The U.S. is sticking with its decision to bar Huawei Technologies Co. from next-generation telecommunications networks in America even though President Donald Trump has raised the possibility of including the company in a future trade deal with China, according to a State Department official.
"I can assure you, in terms of our telecommunications network and the United States, we are not going to have untrusted vendors playing any part in them that could undermine our national security," Jonathan Fritz, director for Bilateral & Regional Affairs at the State Department’s office of information policy, told reporters at a briefing in Brussels.
Trump said in May that "it’s possible that Huawei even would be included in some kind of trade deal" with China, days after putting the company on a blacklist, saying it poses a national security threat due to spying concerns.
Trade talks with Beijing broke off last month after the U.S. accused China’s leaders of reneging on provisions of a tentative agreement. Trump raised tariffs on about $200 billion of Chinese imports to 25%, and said he would expand the tariffs to cover another $325 billion in goods -- substantially everything the country exports to the U.S. -- unless Chinese leaders reverse course.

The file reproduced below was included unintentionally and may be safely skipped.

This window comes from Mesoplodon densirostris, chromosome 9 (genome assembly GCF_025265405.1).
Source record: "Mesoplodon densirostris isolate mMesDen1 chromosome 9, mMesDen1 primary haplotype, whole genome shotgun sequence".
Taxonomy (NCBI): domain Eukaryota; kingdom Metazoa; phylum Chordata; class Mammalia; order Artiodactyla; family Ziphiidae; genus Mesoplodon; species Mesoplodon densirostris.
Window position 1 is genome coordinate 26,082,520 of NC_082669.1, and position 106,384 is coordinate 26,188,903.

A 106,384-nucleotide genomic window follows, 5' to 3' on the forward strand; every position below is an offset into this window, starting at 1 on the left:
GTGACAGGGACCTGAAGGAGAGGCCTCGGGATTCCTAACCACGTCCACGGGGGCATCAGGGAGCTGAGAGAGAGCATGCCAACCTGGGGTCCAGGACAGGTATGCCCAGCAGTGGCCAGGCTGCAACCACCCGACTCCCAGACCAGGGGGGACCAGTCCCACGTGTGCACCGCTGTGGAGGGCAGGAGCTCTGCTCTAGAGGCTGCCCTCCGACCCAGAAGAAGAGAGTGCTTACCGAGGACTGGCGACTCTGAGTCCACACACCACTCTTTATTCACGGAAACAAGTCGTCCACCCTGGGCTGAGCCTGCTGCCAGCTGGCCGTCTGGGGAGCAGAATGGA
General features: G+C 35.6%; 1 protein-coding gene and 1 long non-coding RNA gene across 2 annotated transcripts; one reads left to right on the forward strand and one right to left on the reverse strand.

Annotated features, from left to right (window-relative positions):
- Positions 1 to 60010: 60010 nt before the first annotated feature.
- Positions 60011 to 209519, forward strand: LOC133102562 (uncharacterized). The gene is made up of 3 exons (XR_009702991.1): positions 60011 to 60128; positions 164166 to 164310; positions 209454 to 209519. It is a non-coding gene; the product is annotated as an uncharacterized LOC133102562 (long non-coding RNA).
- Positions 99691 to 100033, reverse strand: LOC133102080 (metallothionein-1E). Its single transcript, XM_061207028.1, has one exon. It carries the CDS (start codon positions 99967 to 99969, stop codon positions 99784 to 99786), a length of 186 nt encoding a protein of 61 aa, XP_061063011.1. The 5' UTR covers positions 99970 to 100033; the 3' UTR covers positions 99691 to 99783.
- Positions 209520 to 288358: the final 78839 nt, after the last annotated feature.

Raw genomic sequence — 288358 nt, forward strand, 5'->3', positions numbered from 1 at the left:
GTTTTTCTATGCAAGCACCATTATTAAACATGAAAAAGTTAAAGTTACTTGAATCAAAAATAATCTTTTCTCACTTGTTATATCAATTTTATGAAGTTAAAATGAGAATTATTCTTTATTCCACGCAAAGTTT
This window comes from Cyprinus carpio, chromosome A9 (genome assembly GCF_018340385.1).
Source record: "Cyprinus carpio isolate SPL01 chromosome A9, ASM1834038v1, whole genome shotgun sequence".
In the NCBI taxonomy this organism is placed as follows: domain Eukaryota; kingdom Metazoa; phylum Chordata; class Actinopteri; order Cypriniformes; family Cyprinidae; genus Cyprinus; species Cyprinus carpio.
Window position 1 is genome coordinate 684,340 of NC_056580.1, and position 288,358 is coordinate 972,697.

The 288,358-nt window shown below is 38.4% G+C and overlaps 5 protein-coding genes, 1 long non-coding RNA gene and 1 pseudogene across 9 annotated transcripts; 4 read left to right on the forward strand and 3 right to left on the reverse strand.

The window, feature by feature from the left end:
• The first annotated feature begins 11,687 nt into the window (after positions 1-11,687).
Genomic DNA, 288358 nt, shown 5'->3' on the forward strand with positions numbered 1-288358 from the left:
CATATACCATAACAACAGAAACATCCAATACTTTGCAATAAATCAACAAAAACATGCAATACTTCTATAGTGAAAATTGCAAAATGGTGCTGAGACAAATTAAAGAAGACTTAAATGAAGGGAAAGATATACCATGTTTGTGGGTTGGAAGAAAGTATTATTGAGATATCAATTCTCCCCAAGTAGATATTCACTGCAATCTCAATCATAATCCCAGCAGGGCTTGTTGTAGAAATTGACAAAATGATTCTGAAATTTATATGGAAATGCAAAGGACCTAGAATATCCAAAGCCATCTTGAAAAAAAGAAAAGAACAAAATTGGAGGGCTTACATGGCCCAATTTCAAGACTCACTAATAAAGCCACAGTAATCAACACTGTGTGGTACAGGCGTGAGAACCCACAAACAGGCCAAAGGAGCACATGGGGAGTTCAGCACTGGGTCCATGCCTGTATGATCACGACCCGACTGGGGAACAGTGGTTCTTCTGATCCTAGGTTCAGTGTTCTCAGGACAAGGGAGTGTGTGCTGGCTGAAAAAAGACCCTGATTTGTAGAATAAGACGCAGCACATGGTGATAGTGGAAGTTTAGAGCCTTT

"There might be other things related to Huawei that don’t pertain to this issue set that he perhaps he referred to," Fritz said of the president’s remarks.
Last month, the Trump administration issued an order that could restrict Huawei from selling equipment in the U.S. Washington also put the company on a blacklist, threatening its supply of American components from semiconductors to the Google apps that run on its smartphones.
Fritz said the U.S. position on network security is "absolutely crystal clear" and that he didn’t think there would be any change in that stance going forward. The official made the remarks on a trip to Europe as the U.S. continues to urge allies to shun Huawei and other Chinese telecoms companies from their 5G networks, threatening to cut off intelligence-sharing to countries that don’t do so.
The U.S. Justice Department has also indicted Huawei for theft of trade secrets and is pursuing a criminal case against the company’s chief financial officer Meng Wanzhou, alleging that she conspired to defraud banks into unwittingly clearing transactions linked to Iran in violation of U.S. sanctions.
Two U.S. senators who have been vocal about Huawei expressed concern Thursday that the Trump administration may allow the company to operate in the country.
“In no way should Huawei be used as a bargaining chip in trade negotiations,” Marco Rubio, a Florida Republican, and Mark Warner, a Virginia Democrat, said in a letter to administration officials. “Allowing the use of Huawei equipment in U.S. telecommunications infrastructure is harmful to our national security.”
“Despite the best efforts of our government to convince other countries to keep Huawei components out of their 5G infrastructure, our message is being undermined by concerns that we are not sincere,” Rubio and Warner said. They said Trump’s remarks had “reinforced these fears."